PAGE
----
Complement, Total, Serum
Clinical Information Discusses physiology, pathophysiology, and general clinical aspects, as they relate to a laboratory test
Complement proteins are components of the innate immune system. There are 3 pathways to complement activation: (1) the classic pathway, (2) the alternative (or properdin) pathway, and (3) the lectin activation (or mannan-binding protein) pathway. The classic pathway of the complement system is composed of a series of proteins that are activated in response to the presence of immune complexes. The activation process results in the generation of peptides that are chemotactic for neutrophils and that bind to immune complexes and complement receptors. The end result of the complement activation cascade is the formation of the lytic membrane attack complex (MAC).
The absence of early components (C1, C2, C3, C4) of the complement cascade results in the inability of immune complexes to activate the cascade. Patients with deficiencies of the early complement proteins are unable to generate the peptides that are necessary to clear immune complexes and to attract neutrophils or to generate lytic activity. These patients have increased susceptibility to infections with encapsulated microorganisms. They may also have symptoms that suggest autoimmune disease, and complement deficiency may be an etiologic factor in the development of autoimmune disease.
Patients with deficiencies of the late complement proteins (C5, C6, C7, C8, and C9) are unable to form the MAC, and may have increased susceptibility to neisserial infections.
Undetectable complement levels are found in patients with specific component deficiencies. Decreased complement levels are found in infectious and autoimmune diseases due to fixation and consumption of complement.
Detection of individuals with an ongoing immune process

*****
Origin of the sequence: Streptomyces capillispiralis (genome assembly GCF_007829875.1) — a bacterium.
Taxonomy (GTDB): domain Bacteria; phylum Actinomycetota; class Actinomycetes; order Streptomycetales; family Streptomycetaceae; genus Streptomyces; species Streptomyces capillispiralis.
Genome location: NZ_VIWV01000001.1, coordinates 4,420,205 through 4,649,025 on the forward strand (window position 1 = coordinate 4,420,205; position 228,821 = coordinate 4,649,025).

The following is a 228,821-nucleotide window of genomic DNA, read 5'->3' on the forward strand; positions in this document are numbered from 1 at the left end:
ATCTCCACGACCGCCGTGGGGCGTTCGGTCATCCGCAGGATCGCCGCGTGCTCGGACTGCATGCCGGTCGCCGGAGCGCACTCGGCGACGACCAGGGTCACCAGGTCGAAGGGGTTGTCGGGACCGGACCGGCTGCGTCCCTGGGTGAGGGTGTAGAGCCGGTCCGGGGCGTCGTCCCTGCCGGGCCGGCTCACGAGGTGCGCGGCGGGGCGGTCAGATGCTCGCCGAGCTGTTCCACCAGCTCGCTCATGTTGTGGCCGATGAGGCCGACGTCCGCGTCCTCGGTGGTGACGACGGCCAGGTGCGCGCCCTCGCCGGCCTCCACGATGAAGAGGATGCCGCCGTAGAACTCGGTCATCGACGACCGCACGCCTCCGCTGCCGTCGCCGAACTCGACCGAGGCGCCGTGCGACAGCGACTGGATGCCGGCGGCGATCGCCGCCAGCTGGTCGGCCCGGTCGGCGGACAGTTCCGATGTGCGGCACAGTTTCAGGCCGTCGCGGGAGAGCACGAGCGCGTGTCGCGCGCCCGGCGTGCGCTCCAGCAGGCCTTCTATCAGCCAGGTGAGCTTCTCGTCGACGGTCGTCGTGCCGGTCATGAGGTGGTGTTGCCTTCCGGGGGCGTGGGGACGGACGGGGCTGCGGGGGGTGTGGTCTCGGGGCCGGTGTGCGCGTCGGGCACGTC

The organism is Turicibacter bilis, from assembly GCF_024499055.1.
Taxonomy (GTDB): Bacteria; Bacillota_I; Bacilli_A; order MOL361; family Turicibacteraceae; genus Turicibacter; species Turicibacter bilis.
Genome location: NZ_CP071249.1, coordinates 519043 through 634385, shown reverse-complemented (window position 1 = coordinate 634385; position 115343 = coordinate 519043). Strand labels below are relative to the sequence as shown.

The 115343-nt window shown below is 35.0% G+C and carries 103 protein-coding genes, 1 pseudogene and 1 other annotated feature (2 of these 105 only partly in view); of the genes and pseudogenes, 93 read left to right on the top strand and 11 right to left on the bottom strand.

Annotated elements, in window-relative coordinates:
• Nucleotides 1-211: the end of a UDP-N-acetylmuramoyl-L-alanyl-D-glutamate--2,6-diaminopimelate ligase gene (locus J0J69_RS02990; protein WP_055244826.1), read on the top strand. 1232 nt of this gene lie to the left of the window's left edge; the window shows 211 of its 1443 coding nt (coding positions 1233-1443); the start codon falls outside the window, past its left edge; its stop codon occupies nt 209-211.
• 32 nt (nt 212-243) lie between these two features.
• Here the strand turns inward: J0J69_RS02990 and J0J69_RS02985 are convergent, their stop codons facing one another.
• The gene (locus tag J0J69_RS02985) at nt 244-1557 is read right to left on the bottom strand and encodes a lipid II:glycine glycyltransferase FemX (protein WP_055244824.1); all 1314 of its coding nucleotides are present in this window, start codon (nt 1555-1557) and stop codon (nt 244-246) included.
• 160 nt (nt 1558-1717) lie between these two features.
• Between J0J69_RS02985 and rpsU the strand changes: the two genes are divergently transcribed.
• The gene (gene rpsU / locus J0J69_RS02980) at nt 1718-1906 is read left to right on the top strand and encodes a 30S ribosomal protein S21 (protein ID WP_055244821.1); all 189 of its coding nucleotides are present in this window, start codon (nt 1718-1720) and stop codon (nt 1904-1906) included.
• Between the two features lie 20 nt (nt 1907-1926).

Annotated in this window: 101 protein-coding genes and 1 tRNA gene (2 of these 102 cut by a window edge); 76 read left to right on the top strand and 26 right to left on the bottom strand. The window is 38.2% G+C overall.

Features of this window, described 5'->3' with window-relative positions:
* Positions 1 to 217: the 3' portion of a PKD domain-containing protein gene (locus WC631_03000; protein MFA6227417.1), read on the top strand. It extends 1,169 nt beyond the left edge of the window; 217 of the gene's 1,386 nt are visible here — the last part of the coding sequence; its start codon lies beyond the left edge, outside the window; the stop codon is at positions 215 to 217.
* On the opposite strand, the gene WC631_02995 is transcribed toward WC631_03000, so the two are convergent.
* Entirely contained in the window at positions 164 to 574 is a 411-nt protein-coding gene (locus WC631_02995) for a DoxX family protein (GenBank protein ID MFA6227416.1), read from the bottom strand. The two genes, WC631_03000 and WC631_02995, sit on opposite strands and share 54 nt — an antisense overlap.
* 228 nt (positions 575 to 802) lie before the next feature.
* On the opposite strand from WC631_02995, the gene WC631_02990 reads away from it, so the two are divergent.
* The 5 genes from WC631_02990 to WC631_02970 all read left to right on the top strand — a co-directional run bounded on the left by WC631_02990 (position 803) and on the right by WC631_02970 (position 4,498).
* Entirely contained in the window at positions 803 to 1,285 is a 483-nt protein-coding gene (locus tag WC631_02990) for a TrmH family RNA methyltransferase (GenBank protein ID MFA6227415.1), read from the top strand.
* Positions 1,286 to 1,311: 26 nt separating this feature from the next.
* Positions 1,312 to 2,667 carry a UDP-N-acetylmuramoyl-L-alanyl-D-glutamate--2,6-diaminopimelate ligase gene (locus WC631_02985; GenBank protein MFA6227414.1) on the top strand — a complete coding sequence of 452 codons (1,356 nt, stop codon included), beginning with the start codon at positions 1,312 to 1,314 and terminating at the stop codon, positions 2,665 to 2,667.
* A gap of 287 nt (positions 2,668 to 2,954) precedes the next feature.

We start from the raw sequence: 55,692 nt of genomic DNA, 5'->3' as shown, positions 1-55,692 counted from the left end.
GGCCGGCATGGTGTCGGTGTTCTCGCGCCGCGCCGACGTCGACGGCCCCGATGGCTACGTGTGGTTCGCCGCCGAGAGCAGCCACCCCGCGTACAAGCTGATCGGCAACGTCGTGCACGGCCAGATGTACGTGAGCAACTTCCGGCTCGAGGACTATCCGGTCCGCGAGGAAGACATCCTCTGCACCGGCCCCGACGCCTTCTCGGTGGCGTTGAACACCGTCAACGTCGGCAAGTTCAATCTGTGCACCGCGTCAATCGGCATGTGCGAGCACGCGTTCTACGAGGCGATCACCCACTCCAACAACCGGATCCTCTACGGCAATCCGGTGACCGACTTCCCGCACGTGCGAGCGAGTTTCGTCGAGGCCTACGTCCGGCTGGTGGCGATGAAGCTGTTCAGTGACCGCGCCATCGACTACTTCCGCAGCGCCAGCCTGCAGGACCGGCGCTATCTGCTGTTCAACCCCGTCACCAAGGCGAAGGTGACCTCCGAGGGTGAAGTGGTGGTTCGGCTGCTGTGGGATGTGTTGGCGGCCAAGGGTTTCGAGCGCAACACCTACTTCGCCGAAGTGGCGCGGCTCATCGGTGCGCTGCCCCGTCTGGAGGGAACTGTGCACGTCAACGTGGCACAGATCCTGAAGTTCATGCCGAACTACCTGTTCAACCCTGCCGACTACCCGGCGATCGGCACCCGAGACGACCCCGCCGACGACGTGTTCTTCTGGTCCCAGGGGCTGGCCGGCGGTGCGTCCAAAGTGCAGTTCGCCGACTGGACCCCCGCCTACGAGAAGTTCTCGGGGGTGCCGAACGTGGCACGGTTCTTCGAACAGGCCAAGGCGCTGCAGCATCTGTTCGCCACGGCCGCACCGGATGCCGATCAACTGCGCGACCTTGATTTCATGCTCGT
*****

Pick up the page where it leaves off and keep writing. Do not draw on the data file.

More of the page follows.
First-order screening test for congenital complement deficiencies
Low levels of total complement (total hemolytic complement CH50) may occur during infections, disease exacerbation in patients with systemic lupus erythematosus, and in patients with immune complex diseases such as glomerulonephritis.
Undetectable levels suggest the possibility of a complement component deficiency. Individual complement component assays are useful to identify the specific deficiency.
Cautions Discusses conditions that may cause diagnostic confusion, including improper specimen collection and handling, inappropriate test selection, and interfering substances
Because this is a functional assay, the results are dependent on appropriate specimen transport and storage.
Reference Values Describes reference intervals and additional information for interpretation of test results. May include intervals based on age and sex when appropriate. Intervals are Mayo-derived, unless otherwise designated. If an interpretive report is provided, the reference value field will state this.
> or =16 years: 30-75 U/mL
Reference values have not been established for patients that are <16 years of age.
Clinical References Provides recommendations for further in-depth reading of a clinical nature
1. Ross SC, Densen P: Complement deficiency states and infection: epidemiology, pathogenesis and consequences of neisserial and other infections in an immune deficiency. Medicine 1984;63:243-273
2. Frank MM: Complement in the pathophysiology of human disease. N Engl J Med 1987;316:1525-1530
3. Yamamoto S, Kubotsu K, Kida M, et al: Automated homogeneous liposome-based assay system for total complement activity. Clin Chem 1995;41:586-590